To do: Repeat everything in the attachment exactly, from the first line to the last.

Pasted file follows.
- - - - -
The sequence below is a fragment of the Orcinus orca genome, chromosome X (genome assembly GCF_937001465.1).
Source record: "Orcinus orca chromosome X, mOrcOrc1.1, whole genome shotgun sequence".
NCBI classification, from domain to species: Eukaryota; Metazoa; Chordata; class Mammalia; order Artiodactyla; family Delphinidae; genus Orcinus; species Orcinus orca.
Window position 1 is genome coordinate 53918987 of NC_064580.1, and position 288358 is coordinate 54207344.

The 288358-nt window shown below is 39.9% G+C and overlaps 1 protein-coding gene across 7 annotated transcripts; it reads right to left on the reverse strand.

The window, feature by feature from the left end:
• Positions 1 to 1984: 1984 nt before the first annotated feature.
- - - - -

The sequence below is a fragment of the Orcinus orca genome, chromosome X (genome assembly GCF_937001465.1).
Source record: "Orcinus orca chromosome X, mOrcOrc1.1, whole genome shotgun sequence".
NCBI classification, from domain to species: Eukaryota; Metazoa; Chordata; class Mammalia; order Artiodactyla; family Delphinidae; genus Orcinus; species Orcinus orca.
Window position 1 is genome coordinate 53918987 of NC_064580.1, and position 288358 is coordinate 54207344.

The 288358-nt window shown below is 39.9% G+C and overlaps 1 protein-coding gene across 7 annotated transcripts; it reads right to left on the reverse strand.

The window, feature by feature from the left end:
• Positions 1 to 1984: 1984 nt before the first annotated feature.